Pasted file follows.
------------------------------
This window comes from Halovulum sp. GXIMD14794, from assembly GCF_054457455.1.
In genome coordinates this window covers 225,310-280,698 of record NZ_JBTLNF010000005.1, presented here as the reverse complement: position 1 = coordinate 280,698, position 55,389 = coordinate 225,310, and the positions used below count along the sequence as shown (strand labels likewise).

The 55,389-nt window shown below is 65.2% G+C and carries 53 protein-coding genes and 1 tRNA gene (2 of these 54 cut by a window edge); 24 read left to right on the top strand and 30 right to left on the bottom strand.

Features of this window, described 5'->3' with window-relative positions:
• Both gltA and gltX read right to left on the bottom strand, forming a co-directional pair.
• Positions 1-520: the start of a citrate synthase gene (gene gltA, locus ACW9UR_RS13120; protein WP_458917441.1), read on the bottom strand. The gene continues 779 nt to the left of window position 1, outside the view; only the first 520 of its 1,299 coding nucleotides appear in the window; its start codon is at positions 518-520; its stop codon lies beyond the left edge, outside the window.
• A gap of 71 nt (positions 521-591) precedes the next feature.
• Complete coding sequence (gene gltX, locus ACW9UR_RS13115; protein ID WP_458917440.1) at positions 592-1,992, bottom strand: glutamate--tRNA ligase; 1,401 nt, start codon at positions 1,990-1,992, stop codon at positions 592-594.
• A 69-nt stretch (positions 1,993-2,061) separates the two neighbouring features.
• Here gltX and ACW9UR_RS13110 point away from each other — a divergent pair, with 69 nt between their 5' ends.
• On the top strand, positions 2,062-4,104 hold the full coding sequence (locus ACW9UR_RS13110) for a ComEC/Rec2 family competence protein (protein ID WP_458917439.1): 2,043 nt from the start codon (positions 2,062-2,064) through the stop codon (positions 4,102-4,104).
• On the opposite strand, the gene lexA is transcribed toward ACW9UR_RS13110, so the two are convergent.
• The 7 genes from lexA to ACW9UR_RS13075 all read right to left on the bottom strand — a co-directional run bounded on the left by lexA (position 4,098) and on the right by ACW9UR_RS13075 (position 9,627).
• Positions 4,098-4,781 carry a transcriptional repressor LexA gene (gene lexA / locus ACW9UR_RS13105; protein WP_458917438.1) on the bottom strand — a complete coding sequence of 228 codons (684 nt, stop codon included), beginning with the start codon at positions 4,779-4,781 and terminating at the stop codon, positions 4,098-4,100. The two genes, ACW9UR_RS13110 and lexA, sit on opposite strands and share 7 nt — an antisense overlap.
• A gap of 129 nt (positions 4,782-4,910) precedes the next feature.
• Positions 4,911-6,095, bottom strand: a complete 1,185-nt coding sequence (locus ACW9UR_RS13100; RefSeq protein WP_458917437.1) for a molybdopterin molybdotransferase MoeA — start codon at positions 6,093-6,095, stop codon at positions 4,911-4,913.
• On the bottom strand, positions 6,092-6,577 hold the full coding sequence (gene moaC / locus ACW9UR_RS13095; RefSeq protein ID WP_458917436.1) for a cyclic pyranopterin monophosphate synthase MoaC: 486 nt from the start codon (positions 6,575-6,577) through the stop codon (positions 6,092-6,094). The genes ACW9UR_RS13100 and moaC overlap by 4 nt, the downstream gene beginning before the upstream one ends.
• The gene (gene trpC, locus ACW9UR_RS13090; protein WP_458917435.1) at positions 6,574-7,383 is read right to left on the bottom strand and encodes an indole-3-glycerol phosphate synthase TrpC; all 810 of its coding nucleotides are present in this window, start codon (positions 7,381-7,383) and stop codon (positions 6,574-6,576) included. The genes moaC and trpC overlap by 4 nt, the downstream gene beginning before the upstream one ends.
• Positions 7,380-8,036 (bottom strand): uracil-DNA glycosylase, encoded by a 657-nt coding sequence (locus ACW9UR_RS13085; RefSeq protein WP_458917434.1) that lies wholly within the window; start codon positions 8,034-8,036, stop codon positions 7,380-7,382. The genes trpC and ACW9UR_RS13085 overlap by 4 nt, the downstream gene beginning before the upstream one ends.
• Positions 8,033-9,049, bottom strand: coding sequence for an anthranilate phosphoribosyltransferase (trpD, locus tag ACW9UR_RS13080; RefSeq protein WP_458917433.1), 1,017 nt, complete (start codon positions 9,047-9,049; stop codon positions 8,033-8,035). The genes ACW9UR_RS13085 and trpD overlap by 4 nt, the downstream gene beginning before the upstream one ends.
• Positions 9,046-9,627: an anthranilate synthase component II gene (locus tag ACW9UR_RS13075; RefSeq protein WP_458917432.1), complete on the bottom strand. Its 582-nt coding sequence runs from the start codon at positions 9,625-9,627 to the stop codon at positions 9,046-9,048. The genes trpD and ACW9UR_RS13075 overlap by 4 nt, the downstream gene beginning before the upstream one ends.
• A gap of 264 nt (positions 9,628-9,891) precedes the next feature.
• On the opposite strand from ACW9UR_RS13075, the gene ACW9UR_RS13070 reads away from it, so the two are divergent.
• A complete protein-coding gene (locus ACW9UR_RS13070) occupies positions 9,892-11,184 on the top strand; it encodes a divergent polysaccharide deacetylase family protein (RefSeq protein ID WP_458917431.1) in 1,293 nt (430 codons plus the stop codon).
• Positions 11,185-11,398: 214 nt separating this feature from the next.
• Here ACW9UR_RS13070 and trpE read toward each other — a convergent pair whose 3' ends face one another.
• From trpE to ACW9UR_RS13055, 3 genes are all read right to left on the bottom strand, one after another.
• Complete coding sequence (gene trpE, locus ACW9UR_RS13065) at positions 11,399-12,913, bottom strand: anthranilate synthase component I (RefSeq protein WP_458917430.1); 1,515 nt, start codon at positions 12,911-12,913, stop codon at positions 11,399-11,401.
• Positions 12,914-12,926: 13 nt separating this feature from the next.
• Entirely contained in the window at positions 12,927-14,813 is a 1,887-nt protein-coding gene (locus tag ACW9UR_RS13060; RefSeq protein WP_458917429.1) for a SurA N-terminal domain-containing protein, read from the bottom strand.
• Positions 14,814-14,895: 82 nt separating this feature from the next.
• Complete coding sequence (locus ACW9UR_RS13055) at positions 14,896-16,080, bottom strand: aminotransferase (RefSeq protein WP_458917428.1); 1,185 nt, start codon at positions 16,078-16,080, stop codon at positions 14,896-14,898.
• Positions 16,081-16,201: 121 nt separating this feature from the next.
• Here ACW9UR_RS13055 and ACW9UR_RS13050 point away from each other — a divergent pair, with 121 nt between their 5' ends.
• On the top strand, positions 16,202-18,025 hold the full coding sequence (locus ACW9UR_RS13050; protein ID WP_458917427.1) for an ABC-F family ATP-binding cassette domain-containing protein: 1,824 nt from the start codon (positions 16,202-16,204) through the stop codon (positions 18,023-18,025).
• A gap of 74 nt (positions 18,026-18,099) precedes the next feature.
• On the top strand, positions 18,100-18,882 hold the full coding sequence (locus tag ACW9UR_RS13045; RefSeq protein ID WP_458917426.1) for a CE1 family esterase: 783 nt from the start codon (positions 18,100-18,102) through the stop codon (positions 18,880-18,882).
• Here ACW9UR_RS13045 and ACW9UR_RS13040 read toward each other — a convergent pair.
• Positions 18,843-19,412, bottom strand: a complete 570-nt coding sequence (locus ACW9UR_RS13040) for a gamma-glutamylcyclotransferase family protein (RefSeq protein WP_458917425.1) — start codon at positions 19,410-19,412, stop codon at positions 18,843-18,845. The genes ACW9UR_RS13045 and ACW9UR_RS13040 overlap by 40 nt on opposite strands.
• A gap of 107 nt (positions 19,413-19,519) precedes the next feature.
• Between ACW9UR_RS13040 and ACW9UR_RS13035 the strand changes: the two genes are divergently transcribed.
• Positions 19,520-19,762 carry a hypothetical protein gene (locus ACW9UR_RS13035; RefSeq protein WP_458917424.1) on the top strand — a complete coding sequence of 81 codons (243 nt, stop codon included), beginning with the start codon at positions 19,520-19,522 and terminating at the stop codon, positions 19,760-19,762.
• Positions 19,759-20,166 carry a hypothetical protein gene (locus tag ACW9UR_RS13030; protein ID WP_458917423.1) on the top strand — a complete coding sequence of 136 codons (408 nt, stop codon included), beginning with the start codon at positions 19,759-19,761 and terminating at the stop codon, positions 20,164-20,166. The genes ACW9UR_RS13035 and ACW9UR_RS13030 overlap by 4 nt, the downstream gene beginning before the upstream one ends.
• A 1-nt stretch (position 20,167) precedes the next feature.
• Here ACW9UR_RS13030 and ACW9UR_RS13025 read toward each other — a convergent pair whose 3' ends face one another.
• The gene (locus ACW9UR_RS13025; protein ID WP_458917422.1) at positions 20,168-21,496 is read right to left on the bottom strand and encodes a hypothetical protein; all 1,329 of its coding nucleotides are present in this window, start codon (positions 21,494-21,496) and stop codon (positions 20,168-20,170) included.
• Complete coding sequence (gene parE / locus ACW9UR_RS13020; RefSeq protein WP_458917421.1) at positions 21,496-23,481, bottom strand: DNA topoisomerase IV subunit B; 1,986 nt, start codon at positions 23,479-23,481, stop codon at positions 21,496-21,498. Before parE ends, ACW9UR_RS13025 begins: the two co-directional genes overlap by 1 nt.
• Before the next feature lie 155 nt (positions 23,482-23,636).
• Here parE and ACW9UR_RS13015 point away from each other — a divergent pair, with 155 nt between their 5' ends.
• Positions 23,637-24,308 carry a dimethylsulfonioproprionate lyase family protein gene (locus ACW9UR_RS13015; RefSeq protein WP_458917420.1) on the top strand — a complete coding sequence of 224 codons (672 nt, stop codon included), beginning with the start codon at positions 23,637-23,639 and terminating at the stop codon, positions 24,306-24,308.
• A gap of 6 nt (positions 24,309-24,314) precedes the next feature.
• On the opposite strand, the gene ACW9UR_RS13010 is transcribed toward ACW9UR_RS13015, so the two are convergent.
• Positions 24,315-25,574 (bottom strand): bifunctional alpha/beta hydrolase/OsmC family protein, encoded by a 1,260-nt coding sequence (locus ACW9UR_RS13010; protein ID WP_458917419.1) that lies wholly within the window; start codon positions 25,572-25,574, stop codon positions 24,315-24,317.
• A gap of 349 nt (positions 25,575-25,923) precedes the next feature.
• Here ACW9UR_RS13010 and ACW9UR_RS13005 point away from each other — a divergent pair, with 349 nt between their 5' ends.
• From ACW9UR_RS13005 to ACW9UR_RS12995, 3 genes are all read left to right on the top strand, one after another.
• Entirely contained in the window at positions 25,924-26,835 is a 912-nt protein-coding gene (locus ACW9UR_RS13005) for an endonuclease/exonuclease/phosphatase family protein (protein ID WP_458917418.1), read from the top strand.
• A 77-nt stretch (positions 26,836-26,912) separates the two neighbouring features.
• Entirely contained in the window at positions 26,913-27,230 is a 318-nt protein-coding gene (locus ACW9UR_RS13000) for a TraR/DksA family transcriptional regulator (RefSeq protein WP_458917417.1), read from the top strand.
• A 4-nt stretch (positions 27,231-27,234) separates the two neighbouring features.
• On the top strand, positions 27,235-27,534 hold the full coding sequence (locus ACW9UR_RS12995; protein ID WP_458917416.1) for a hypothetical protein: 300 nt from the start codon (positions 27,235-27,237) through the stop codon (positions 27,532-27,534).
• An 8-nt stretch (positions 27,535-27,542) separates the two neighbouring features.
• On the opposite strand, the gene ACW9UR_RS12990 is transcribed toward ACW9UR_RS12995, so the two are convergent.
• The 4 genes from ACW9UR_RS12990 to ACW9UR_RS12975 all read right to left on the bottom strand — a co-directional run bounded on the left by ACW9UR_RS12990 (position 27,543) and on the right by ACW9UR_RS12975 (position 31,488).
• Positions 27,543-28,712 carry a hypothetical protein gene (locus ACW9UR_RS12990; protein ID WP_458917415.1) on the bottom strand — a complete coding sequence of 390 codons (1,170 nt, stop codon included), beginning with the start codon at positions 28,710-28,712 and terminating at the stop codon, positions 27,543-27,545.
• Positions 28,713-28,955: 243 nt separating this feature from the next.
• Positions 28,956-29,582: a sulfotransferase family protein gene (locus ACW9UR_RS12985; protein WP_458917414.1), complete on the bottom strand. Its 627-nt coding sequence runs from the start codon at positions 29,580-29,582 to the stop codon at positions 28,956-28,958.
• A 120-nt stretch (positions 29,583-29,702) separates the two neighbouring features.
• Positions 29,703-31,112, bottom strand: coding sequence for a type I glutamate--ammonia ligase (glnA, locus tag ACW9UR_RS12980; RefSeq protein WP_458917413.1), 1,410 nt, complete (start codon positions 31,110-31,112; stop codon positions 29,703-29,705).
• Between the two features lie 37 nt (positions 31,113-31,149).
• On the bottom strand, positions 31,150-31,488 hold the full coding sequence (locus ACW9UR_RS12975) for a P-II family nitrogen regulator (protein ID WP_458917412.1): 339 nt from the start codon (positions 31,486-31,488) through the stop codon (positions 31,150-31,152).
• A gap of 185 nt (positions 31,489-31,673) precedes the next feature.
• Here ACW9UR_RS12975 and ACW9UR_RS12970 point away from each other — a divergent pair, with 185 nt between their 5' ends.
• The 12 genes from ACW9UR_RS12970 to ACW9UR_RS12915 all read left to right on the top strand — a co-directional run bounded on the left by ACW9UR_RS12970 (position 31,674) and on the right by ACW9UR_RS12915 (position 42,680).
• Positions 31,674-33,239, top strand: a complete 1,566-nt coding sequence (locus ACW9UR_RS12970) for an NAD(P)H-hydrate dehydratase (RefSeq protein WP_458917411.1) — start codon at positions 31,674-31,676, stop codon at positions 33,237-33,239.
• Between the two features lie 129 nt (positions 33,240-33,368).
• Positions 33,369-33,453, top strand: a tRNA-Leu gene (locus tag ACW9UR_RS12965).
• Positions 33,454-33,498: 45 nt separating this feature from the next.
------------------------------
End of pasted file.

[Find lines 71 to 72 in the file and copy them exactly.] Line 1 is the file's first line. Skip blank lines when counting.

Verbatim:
• On the bottom strand, positions 31,150-31,488 hold the full coding sequence (locus ACW9UR_RS12975) for a P-II family nitrogen regulator (protein ID WP_458917412.1): 339 nt from the start codon (positions 31,486-31,488) through the stop codon (positions 31,150-31,152).
• A gap of 185 nt (positions 31,489-31,673) precedes the next feature.